Filing for Chapter 13 bankruptcy allows a debtor to financially reorganize his debts and pay off outstanding debt through a court-ordered repayment plan. After a debtor has completed all his repayments, he is absolved of any remaining liability on his previous debts. The term "dropping out" refers to when individuals stop making their monthly payments under the Chapter 13 debt repayment schedule. This can be done at any time during the repayment plan, which generally last two to five years.
Talk to your bankruptcy attorney about dropping out. Make sure you understand the consequences of dropping out of your bankruptcy.
Discuss with your bankruptcy attorney your reasons for wanting to drop out. If you cannot afford the payments under the Chapter 13 bankruptcy repayment schedule, your attorney may be able to go back before the bankruptcy court and have the repayment plan adjusted. Dropping out of Chapter 13 bankruptcy should only be pursued if there are no other alternatives.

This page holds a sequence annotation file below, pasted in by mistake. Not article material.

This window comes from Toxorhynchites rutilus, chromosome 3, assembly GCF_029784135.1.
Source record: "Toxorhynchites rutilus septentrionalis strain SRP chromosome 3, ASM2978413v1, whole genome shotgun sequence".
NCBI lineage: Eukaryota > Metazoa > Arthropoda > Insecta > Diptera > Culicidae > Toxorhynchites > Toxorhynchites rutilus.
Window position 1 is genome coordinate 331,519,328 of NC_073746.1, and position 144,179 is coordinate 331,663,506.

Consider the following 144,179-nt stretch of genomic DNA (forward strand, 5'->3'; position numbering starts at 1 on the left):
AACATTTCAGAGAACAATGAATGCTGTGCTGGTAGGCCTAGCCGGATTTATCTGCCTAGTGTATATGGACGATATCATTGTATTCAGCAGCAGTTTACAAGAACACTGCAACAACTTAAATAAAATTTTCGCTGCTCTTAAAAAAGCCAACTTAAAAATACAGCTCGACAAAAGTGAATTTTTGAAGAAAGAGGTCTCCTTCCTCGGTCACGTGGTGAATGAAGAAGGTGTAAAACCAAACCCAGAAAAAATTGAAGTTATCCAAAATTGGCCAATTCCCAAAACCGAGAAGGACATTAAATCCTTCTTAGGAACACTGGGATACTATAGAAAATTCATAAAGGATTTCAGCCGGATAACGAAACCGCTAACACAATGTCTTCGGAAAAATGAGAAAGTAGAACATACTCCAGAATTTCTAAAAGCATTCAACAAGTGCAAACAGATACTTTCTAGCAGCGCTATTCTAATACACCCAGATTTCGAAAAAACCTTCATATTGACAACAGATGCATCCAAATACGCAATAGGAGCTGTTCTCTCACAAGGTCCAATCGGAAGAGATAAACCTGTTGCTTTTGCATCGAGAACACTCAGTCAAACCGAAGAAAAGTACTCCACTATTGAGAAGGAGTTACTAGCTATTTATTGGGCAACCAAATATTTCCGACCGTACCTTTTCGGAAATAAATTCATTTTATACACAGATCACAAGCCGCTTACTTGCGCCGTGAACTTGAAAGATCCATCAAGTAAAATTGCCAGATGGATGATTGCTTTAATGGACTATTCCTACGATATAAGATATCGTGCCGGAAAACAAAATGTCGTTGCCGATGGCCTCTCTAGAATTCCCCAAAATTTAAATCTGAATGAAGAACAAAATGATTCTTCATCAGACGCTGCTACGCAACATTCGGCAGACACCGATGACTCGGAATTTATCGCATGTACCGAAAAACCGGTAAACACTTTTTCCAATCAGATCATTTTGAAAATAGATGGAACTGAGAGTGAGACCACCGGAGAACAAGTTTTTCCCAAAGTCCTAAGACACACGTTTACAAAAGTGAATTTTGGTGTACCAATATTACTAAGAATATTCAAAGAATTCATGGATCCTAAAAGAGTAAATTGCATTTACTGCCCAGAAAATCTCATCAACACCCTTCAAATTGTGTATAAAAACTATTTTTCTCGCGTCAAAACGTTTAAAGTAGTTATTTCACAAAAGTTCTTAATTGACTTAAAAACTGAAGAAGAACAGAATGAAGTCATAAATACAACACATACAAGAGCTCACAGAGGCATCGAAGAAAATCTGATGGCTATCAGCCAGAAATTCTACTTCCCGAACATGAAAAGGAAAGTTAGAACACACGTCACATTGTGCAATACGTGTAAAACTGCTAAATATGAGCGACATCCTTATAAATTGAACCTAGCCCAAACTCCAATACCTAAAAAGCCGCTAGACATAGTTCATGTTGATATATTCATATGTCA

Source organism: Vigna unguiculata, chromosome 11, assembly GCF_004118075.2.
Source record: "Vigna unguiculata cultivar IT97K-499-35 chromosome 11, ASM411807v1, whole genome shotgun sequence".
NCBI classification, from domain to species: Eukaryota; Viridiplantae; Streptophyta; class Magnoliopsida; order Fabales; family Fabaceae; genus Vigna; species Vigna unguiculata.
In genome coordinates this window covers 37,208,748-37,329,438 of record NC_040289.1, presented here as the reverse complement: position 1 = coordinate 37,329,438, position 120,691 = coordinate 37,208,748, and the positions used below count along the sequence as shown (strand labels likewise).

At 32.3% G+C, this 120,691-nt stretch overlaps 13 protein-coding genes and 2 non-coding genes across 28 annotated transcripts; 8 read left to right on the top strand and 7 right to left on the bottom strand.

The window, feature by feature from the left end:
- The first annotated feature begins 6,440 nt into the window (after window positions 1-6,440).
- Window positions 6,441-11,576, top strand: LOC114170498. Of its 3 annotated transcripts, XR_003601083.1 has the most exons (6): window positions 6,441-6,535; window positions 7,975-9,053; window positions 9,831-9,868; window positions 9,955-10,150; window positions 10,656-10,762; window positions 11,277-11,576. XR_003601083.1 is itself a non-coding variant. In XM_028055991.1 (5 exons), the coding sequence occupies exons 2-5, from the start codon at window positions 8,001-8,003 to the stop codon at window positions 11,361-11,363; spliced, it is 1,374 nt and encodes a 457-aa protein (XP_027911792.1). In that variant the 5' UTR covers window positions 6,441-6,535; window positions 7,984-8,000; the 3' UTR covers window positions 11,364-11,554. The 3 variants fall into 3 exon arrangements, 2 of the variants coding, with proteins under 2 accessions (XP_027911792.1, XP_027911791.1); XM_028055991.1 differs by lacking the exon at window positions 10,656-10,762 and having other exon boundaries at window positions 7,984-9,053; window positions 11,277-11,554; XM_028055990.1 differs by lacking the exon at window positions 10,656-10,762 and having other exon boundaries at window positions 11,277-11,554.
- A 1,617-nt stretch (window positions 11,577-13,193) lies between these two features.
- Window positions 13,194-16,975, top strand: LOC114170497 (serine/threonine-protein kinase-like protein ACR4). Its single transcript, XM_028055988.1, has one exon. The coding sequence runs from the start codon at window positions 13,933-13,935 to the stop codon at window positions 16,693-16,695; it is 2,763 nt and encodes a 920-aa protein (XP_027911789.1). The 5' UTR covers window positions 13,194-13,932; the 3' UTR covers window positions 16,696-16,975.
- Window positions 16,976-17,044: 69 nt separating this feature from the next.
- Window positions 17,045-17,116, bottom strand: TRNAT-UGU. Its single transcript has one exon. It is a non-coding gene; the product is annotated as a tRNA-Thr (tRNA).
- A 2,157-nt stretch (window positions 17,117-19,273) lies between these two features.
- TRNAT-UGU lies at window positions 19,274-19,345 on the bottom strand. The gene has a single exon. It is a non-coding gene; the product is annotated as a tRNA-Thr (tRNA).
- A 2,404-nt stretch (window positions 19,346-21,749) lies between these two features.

Ask your bankruptcy if you are eligible to file for a Chapter 7 bankruptcy instead.
Stop making your monthly repayments to the bankruptcy court. Once you stop making payments, you have effectively "dropped out."
Dropping out of a Chapter 13 bankruptcy has serious financial and legal consequences. Most notably, the creditors can come after you again and foreclose on any property you have, as they did before the Chapter 13 bankruptcy was filed.
- U.S. Courts: Chapter 13 Bankruptcy
- Moran Law: What if I can't make the payments on my Chapter 13 plan?
- U.S. Courts. "Federal Court Finder." Accessed May 18, 2020.
- U.S. Courts. "Chapter 7 Means Test Calculation." Accessed May 18, 2020.
- U.S. Dept. of Justice. "LIST OF APPROVED PROVIDERS OF PERSONAL FINANCIAL MANAGEMENT INSTRUCTIONAL COURSES (DEBTOR EDUCATION) PURSUANT TO 11 U.S.C. § 111." Accessed May 18, 2020.
- Dropping out of a Chapter 13 bankruptcy has serious financial and legal consequences. Most notably, the creditors can come after you again and foreclose on any property you have, as they did before the Chapter 13 bankruptcy was filed.
Lindsay Nixon has been writing since 2007. Her work has appeared in "Vegetarian Times," "Women's Health Magazine" and online for The Huffington Post. She is also a published author, lawyer and certified personal trainer. Nixon has two Bachelors of Arts in classics and communications from the College of Charleston and a Juris Doctor from the New England School of Law.